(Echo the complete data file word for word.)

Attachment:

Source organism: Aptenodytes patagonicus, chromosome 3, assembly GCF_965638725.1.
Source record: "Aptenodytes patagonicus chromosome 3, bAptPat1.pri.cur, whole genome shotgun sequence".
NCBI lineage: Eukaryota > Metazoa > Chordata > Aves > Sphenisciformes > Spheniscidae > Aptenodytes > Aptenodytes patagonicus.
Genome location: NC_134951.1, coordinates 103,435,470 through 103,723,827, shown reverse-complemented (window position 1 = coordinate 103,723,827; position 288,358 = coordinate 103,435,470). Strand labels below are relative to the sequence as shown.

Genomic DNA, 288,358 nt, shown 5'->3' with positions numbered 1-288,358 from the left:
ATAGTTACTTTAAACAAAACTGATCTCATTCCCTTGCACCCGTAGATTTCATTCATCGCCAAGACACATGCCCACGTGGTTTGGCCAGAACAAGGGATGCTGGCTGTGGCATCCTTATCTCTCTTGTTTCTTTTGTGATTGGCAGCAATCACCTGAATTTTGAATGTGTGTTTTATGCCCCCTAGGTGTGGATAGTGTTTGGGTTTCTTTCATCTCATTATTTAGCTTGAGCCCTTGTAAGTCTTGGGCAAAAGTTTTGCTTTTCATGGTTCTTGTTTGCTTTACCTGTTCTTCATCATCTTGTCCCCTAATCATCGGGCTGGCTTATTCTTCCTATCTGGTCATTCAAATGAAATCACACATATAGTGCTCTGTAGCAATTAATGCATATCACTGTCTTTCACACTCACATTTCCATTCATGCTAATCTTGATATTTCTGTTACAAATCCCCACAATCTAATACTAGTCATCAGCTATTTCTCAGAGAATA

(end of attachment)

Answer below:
Source organism: Aptenodytes patagonicus, chromosome 3, assembly GCF_965638725.1.
Source record: "Aptenodytes patagonicus chromosome 3, bAptPat1.pri.cur, whole genome shotgun sequence".
NCBI lineage: Eukaryota > Metazoa > Chordata > Aves > Sphenisciformes > Spheniscidae > Aptenodytes > Aptenodytes patagonicus.
Genome location: NC_134951.1, coordinates 103,435,470 through 103,723,827, shown reverse-complemented (window position 1 = coordinate 103,723,827; position 288,358 = coordinate 103,435,470). Strand labels below are relative to the sequence as shown.

Genomic DNA, 288,358 nt, shown 5'->3' with positions numbered 1-288,358 from the left:
ATAGTTACTTTAAACAAAACTGATCTCATTCCCTTGCACCCGTAGATTTCATTCATCGCCAAGACACATGCCCACGTGGTTTGGCCAGAACAAGGGATGCTGGCTGTGGCATCCTTATCTCTCTTGTTTCTTTTGTGATTGGCAGCAATCACCTGAATTTTGAATGTGTGTTTTATGCCCCCTAGGTGTGGATAGTGTTTGGGTTTCTTTCATCTCATTATTTAGCTTGAGCCCTTGTAAGTCTTGGGCAAAAGTTTTGCTTTTCATGGTTCTTGTTTGCTTTACCTGTTCTTCATCATCTTGTCCCCTAATCATCGGGCTGGCTTATTCTTCCTATCTGGTCATTCAAATGAAATCACACATATAGTGCTCTGTAGCAATTAATGCATATCACTGTCTTTCACACTCACATTTCCATTCATGCTAATCTTGATATTTCTGTTACAAATCCCCACAATCTAATACTAGTCATCAGCTATTTCTCAGAGAATA